In order for doctors to diagnose diseases and other health conditions of their patients, laboratory and diagnostic examinations are necessary. These tests are able to give a clearer perspective to physicians as to what the main cause of problem is. Some of these tests include blood exams, x-rays, ultrasounds, CT scans and a lot more. All these examinations are useful in determining alterations in different parts of the body. However, if a doctor wants to examine the internal environment of the colon, then it is best to use colonoscopy. What is colonoscopy and what are the colonoscopy side effects?
Definition of a Colonoscopy
Colonoscopy is a type of diagnostic procedure used to visualize the inside of the colon and the rectum. Since it is considered a diagnostic test, this procedure aims to diagnose certain problems and diseases that affect the colon and the rectal portion of the GIT. This particular procedure is capable of detecting inflammation in colon tissue as well as ulcers and other abnormal growth like cancer. Because of this, early signs of colon-rectal cancer are diagnosed, which can help explain alterations in bowel habits and other abnormalities such as abdominal pain, sudden weight loss and bleeding from the anus.
Colon and Rectum
Both the colon and the rectum are parts of the large intestine. Most of us would associate colon as the entire large intestine; however, colon is only one part of it but due to its size or coverage, both large intestine and colon are commonly used interchangeably. Aside from this, the large intestine is also termed as large bowel. The rectum on the other hand is seen or located at the distal portion of the large bowel. This is recognized the last portion of the GIT and is attached to the anus.
Procedure of a Colonoscopy
In doing the colonoscopy procedure, a long, lighted and flexible tube known as colonoscope or scope is inserted by the doctor through the anus and is slowly pushed to the rectum and into the colon. Once inside the scope will then inflate the large intestine with carbon dioxide gas in order to allow better visualization of the area. The scope is also attached with a small camera that can transmit a video image from the inside in order to allow the doctor to carefully examine what is inside the intestine as well as the health status of the intestinal lining. Doctors would usually instruct the patient to adjust in position in order to give good access for the scope thus allowing better viewing.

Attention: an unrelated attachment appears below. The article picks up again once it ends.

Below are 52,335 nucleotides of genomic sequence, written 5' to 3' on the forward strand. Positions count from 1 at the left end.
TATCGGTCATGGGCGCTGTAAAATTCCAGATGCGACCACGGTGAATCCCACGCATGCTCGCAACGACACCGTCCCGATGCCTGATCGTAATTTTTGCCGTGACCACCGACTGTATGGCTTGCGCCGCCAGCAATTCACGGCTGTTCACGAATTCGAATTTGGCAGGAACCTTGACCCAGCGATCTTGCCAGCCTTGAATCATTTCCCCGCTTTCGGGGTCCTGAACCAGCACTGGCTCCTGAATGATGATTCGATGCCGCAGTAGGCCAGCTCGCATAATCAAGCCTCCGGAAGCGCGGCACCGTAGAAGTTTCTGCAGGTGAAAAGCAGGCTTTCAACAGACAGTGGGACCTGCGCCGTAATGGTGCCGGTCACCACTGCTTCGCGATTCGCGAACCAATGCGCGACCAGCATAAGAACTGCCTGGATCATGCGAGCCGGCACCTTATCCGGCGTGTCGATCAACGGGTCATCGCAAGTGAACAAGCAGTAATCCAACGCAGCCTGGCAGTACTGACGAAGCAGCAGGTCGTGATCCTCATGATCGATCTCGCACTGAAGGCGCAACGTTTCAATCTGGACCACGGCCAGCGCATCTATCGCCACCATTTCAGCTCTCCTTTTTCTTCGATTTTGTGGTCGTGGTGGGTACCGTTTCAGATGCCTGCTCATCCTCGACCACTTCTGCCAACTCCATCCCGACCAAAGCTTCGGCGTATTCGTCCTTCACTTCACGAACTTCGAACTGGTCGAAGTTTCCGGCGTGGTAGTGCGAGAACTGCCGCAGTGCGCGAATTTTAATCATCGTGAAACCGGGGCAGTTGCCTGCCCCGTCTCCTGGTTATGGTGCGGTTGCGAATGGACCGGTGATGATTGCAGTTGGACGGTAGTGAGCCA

The scope will usually reach the opening of the small intestine. Once this is done, the scope will then be slowly withdrawn while examining the large bowel lining once again. It is possible that puncture and bleeding can occur during the procedure; however, these complications are considered uncommon in colonoscopy.
Indications for a Colonoscopy
We already know that colonoscopy is used as a diagnostic examination. However, it can also be used in the removal of abnormal tissue growth such as polyps, which can be examined in the laboratory to test for signs of cancer. Most malignant growths usually start as polyps, which is why removing polyps can be an effective way in preventing cancer formation. Because of this function, colonoscopy is also efficient for biopsies. Biopsy is a type of procedure wherein a tissue sample is obtained in any parts of the body in order to provide more extensive analysis and testing. This is a good procedure in confirming hard to diagnosed health problems and diseases. Bleedings can also be hindered through an electric probe that is part of the colonoscope. Medications can also be given in order to provide instant relief to the injured area. The entire procedure will usually last for about 30 to 60 minutes.
Side Effects of Colonoscopy
There are a lot of possible side effects of colonoscopy. Cramping and bloating during the first hour after the procedure is always expected and is possible to occur. Doing this test requires the use of sedatives, which its effects can wear off only after some time. This test can be done in an out-patient setting wherein the patient is required to stay inside the clinic an hour or 2 after the examination. Some of the rare side effects that can possibly occur after colonoscopy include fever, severe abdominal pain, dizziness, constipation, weakness and bloody bowel movements. Once these things are experienced, referral to the doctor is a must. Increasing oral fluid intake and high fiber diet can also help in the recovery from the procedure.
These are some of the important guidelines and information about the procedure colonoscopy. It is necessary for us to know these things first before we decide in submitting ourselves for such examination. As we all know, knowledge is always the best weapon we can have in undergoing intricate procedures such as colonoscopy.